(1)Where provision is made either—
(3) No stamp duty shall be payable on any conveyance, agreement or assignment made, or instrument executed, solely for the purpose of giving effect to a transfer of property to a joint board or joint committee constituted under section one hundred and nineteen or one hundred and twenty of the Local Government (Scotland) Act, 1947, from a local authority which is represented on the board or committee.
(4) In this section references to a local authority include a joint board or joint committee consisting exclusively of representatives of local authorities, and the expression "local authority" means, in England and Wales, the council of a county, county borough or county district and, in Scotland, a county council or town council.
I beg to move, "That the Clause be read a Second time."
In the Committee stage I gave an undertaking to my hon. Friend the Member for Wimbledon (Mr. Black) to put down a Clause exempting from stamp duty the transfer of property from local authorities on the creation of a water board under the Water Act, 1945. This new Clause fulfils that undertaking and goes a little further than that undertaking in two respects, to which I will refer.
It not only exempts from stamp duty the transfer of property from the local authority to the water board, but it also exempts from stamp duty the acquisition by the water board of the property of a private water company or other privately owned water undertaking. In exempting that from stamp duty we are following the precedent set in relation to Scotland by the Water (Scotland) Act, 1946, bringing the law of Scotland and England into conformity in that respect. That is one of the respects in which this Clause goes a little further than the undertaking I gave on the Committee stage.
The other respect is that the Clause not only applies to water boards but makes similar provision in respect of property transferred from a local authority to a joint sewerage board. The circumstances are much the same and the arguments in favour of this exemption are equally strong. I hope I have said enough about this Clause to explain its object and purposes, and I hope the House will pass it.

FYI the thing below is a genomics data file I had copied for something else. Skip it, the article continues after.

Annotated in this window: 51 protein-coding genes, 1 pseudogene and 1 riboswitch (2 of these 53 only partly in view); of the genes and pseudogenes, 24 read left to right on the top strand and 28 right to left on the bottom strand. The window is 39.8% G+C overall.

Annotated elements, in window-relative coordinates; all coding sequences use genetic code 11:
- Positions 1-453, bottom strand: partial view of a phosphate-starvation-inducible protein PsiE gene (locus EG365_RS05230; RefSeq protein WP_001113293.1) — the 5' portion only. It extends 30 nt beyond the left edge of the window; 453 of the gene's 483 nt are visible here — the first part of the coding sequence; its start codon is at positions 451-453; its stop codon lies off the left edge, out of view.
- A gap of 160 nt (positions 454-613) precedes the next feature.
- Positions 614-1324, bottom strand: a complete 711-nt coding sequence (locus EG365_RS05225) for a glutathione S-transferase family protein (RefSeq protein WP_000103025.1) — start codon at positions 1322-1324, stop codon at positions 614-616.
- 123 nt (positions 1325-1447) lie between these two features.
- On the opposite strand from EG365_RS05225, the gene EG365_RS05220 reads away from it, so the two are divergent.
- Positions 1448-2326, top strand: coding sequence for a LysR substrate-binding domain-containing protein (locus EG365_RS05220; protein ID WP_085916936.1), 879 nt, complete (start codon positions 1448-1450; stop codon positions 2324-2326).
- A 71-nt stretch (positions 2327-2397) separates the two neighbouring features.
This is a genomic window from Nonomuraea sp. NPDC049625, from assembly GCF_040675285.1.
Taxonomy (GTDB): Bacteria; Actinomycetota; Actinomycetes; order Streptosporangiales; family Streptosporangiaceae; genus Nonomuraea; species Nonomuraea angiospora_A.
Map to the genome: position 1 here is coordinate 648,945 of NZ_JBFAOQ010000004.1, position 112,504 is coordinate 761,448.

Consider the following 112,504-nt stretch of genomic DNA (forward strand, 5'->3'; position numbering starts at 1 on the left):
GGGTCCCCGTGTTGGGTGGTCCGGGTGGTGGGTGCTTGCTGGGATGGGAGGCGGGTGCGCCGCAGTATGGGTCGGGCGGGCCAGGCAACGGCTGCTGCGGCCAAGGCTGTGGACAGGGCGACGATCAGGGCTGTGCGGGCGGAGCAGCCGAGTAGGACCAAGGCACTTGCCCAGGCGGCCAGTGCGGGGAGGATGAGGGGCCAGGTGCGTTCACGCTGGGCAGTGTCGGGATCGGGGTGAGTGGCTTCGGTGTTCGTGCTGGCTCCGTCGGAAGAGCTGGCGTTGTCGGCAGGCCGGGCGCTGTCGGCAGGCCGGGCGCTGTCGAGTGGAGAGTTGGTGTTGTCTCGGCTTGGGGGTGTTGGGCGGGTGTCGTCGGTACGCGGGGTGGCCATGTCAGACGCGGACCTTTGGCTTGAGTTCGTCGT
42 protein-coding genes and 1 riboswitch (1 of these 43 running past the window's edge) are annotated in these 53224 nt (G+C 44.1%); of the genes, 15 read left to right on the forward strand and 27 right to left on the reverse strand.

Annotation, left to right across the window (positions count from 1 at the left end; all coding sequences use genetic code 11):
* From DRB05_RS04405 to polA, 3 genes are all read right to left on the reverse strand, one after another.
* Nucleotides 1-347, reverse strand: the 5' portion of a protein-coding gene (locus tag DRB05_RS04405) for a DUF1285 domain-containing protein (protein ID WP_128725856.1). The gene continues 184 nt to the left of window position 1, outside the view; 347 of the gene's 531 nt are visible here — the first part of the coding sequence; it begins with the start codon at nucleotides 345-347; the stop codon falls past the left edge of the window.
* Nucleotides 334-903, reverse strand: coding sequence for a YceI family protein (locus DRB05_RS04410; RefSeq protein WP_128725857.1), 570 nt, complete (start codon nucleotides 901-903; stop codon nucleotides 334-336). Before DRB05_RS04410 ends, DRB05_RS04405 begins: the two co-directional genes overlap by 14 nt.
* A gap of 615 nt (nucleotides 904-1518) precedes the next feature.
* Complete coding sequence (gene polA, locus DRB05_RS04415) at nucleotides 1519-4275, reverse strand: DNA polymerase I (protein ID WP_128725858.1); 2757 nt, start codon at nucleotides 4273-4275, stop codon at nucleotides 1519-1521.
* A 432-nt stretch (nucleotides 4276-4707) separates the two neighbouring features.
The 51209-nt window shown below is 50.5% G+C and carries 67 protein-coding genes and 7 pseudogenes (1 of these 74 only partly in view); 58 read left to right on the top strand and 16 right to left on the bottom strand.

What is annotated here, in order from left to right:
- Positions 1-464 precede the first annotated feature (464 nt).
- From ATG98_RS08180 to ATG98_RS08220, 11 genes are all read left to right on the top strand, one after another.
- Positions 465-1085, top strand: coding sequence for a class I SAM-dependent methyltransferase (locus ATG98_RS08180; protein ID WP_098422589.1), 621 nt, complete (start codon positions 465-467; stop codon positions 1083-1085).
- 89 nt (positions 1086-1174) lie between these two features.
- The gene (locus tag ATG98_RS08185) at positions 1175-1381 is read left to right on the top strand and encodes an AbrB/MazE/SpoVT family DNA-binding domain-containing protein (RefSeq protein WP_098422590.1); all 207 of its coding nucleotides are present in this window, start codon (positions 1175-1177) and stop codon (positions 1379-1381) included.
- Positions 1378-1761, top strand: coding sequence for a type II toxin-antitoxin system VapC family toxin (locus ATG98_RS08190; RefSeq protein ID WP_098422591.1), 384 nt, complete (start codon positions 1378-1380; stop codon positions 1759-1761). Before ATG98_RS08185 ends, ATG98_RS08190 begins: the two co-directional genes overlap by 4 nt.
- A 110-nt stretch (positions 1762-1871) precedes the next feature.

I only want to ask the Solicitor-General whether this Clause applies to joint burial boards. I have had to concern myself—I hope a little prematurely— with burial boards and joint burial boards recently. These bodies exist for public purposes, and I should have thought they might reasonably be entitled to a similar exemption, unless that is already provided.
I warn the Solicitor-General that it does not appear easy to discover whether these provisions cover burial boards and, in mercy to him, I would not ask him for an immediate answer. I merely suggest that the matter should have consideration in due course. Burial boards are no joke. One can be put into prison for 14 years for forging the seal of a burial board even before one comes under it in any other way.
This Clause was put forward to meet a point raised by a proposed new Clause put down by me on the Committee stage, although I was not able to deal with it then. I am very grateful to the Solicitor-General for the manner in which he has dealt with this point. I cannot claim that this is a matter which will revolutionise the finances of local authorities, but it is a concession which will be welcomed by all those local authorities and undertakings which will be affected by it. Perhaps, what is more important, I hope it will enable them to reduce the charges they would otherwise impose upon the population.
Whether the Clause applies to burial boards or not I do not feel myself capable of saying. If it does not, I hope that at some stage we shall be able to recognise the very useful functions those undertakings carry out. I should like to thank my hon. and learned Friend for having met my point so handsomely.
With the leave of the House, may I say a word in answer to the hon. and learned Member for Kettering (Mr. Mitchison)? I am intrigued to know that among the many subjects in which he takes an interest he takes a keen interest in a burial board. My short answer to his question is that if the burial board happens to be constituted by Order under Section 6 of the Public Health Act, 1936, then the burial board will gain the advantage in the transfer of property of this exemption from the stamp. Why anyone should want to forge the seal of a burial board perhaps the hon. and learned Gentleman will explain to me later.